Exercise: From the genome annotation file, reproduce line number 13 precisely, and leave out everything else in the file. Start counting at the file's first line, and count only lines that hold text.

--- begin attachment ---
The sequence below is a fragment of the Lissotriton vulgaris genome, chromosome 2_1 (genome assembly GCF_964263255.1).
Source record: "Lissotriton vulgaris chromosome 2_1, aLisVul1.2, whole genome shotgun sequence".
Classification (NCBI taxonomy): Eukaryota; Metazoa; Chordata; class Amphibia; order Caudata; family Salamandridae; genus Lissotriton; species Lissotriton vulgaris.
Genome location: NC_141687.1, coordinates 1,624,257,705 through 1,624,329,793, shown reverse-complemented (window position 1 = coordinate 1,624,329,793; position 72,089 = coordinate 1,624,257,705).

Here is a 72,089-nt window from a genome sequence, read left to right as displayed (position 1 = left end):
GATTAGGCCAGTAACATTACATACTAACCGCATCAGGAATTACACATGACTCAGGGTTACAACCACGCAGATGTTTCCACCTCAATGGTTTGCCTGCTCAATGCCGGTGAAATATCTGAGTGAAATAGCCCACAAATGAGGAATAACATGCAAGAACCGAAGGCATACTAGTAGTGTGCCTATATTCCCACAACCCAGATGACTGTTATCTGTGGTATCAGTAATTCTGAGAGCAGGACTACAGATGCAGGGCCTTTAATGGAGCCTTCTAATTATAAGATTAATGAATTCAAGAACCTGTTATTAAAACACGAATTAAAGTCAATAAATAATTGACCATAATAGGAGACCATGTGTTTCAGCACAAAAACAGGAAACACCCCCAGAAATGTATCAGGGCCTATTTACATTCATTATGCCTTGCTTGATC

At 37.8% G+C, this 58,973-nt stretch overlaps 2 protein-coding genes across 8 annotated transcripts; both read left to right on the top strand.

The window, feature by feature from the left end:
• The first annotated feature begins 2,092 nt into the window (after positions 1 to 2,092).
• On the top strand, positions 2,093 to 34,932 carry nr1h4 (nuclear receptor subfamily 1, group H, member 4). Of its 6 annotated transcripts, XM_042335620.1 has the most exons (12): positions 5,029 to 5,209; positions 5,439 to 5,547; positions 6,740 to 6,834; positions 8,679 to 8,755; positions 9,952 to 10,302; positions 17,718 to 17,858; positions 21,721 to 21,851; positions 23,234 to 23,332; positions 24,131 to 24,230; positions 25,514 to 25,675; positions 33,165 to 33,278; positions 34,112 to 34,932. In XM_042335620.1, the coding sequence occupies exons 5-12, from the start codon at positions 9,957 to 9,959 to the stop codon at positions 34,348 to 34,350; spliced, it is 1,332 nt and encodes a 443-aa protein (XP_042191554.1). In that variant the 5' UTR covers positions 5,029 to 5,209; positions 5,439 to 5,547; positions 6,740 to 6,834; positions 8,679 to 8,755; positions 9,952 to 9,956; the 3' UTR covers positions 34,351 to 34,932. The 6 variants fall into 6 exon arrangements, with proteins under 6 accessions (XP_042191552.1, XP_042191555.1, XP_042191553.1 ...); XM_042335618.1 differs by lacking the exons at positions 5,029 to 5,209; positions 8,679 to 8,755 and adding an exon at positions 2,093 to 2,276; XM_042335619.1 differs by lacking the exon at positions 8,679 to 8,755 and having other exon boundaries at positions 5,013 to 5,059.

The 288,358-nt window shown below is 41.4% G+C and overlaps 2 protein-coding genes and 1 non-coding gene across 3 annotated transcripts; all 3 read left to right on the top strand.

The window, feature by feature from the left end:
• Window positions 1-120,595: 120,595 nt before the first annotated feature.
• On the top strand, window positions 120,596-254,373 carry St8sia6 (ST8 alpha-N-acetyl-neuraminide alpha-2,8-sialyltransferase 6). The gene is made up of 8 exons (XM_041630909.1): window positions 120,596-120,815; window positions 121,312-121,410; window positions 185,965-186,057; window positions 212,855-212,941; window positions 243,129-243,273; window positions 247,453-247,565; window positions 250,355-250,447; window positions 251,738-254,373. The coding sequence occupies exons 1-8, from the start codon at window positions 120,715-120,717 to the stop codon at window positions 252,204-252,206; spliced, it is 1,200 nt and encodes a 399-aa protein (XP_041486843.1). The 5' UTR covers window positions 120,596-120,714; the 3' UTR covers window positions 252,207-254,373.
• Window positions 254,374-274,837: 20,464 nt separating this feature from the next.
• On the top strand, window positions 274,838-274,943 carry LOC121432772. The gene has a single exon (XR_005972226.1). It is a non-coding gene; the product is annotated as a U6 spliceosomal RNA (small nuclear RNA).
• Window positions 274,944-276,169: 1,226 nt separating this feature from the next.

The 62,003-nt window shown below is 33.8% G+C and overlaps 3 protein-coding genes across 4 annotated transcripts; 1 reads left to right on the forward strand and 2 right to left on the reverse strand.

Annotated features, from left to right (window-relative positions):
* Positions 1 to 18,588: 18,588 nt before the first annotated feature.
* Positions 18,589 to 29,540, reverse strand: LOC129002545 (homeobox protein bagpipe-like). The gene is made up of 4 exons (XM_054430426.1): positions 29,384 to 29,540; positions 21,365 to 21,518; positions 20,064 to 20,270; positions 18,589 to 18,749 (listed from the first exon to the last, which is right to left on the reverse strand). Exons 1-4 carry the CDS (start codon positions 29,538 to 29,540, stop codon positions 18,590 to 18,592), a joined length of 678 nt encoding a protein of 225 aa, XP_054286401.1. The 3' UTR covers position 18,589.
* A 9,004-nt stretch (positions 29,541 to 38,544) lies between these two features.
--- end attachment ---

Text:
• Window positions 1-120,595: 120,595 nt before the first annotated feature.